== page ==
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Anthony Hart

Other Sex Offender Registration Exonerations
On July 5, 2013, 29-year-old Anthony Hart, who was homeless, registered as a sex offender in Hillsdale, Michigan. He listed his address as 79 Budlong Street, where he was living in a backyard tree house.

Hart had been duly registering as a sex offender since 2001, when he was adjudicated as a juvenile and placed on probation for having sex at age 16 with a 13-old girl. By the time the case was completed, he was 17 and the Michigan Sex Offender Act required him to report and register his address twice a year for 25 years.

On July 17, 2013, Hillsdale police determined that Hart was actually staying in the backyard of 76 Budlong Street—not 79 Budlong Street—and arrested him for providing a false address in violation of the registration act. Hart spent a night in jail and was released on bond. On August 14, 2013, he pled no contest in Hillsdale County Circuit Court and was sentenced to probation and $100 in costs.

Five months later, on January 23, 2014, Hillsdale police again arrested Hart for failing to register. On February 18, 2014, Hart pled guilty and was sentenced to 16 to 24 months in prison and ordered to pay $1,026.94 in fees.

In August 2015—more than a year later—prison officials discovered that Hart had not been required to register as a sex offender since July 2011. At that time, legislation was enacted that eliminated the registration requirement for offenders who had been adjudicated as juveniles. The legislation mandated that Michigan State Police remove all such individuals from the registry, and notify them that they were no longer required to register.

On August 21, 2015, Daphne Johnson, an administrator in the Michigan Department of Corrections, wrote a letter to Hart’s attorney and Hillsdale County Circuit Judge Michael Smith, who had imposed the prison term on Hart. Johnson said that when Hart was first entered into the sex offender registry, he was listed as an adult, not as a juvenile. As a result, when the law was enacted that eliminated the registration requirement for offenders adjudicated as juveniles, Hart was not identified as someone who no longer had to register.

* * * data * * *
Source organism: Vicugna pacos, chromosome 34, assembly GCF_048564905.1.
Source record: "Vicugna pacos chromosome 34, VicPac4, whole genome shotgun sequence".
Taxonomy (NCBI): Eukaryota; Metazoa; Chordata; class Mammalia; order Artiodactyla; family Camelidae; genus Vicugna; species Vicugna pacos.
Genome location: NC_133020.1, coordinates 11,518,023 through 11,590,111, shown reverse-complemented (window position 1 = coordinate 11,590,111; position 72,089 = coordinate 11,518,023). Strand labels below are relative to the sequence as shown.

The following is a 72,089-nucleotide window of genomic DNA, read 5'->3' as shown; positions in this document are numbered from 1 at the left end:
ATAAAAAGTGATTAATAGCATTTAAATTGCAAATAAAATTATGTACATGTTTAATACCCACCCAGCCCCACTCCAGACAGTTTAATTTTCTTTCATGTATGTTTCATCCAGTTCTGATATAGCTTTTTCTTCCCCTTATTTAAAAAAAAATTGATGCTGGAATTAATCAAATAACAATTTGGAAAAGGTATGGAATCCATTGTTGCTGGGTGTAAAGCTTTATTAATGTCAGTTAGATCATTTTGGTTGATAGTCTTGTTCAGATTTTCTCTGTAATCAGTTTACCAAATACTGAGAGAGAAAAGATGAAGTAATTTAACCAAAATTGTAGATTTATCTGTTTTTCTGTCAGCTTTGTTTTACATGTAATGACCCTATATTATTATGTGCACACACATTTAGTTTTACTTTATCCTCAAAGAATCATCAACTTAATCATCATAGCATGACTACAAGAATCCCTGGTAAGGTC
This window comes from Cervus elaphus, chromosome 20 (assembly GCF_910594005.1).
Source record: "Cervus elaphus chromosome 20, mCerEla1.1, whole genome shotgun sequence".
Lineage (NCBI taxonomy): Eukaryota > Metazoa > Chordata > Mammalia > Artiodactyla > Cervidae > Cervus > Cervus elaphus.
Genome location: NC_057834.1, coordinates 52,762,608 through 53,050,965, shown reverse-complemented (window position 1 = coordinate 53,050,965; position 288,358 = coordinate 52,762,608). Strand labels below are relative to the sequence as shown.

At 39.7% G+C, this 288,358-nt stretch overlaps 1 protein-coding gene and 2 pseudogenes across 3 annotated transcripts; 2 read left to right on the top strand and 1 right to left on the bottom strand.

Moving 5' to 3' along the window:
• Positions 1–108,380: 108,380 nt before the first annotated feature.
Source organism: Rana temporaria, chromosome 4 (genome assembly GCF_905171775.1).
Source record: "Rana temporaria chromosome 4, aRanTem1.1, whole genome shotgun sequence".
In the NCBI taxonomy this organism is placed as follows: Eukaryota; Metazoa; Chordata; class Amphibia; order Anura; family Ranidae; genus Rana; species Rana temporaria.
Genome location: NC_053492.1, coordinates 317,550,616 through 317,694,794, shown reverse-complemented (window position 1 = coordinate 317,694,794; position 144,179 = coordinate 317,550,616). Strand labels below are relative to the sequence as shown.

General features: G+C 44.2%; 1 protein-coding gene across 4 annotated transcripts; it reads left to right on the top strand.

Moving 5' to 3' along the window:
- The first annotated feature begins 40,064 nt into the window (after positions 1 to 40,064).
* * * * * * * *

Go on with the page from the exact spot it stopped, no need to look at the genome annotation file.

On August 25, 2015, Judge Smith signed an order vacating and dismissing Hart’s 2014 conviction based on a joint motion from Hart’s defense attorney and the Hillsdale County Prosecutor’s office. Hart was then released.

On November 17, 2015, Hillsdale County Judge Sara S. Lisznyai signed an order vacating Hart’s 2013 conviction.

Hart subsequently filed a federal civil rights lawsuit seeking damages for his wrongful convictions, which he settled for $55,000 in 2022. Hart also filed a lawsuit in state court, but it was dismissed.

– Maurice Possley

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Posting Date: 5/1/2018
Most Serious Crime:Sex Offender Registration
Additional Convictions:
Reported Crime Date:2013
Age at the date of reported crime:29
Contributing Factors:Inadequate Legal Defense
Did DNA evidence contribute to the exoneration?:No